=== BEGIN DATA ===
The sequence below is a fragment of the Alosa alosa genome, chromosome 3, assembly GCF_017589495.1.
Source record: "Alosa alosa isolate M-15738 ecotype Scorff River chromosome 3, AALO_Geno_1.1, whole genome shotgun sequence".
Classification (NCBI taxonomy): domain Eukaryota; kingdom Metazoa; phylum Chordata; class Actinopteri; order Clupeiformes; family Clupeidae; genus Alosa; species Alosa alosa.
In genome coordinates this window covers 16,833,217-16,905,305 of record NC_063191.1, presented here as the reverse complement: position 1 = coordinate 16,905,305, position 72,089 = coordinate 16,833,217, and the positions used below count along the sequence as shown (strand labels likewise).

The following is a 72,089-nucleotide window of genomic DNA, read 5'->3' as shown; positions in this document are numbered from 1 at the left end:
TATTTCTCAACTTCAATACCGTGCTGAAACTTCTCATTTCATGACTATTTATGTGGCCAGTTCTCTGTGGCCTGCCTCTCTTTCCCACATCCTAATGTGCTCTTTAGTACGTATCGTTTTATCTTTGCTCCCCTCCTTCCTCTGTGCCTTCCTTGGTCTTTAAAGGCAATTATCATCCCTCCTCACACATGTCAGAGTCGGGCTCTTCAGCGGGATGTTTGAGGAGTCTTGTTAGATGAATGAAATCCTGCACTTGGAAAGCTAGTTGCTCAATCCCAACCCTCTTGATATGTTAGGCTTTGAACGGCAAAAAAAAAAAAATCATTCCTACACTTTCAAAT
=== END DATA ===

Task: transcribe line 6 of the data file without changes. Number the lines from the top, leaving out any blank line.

TATTTCTCAACTTCAATACCGTGCTGAAACTTCTCATTTCATGACTATTTATGTGGCCAGTTCTCTGTGGCCTGCCTCTCTTTCCCACATCCTAATGTGCTCTTTAGTACGTATCGTTTTATCTTTGCTCCCCTCCTTCCTCTGTGCCTTCCTTGGTCTTTAAAGGCAATTATCATCCCTCCTCACACATGTCAGAGTCGGGCTCTTCAGCGGGATGTTTGAGGAGTCTTGTTAGATGAATGAAATCCTGCACTTGGAAAGCTAGTTGCTCAATCCCAACCCTCTTGATATGTTAGGCTTTGAACGGCAAAAAAAAAAAAATCATTCCTACACTTTCAAAT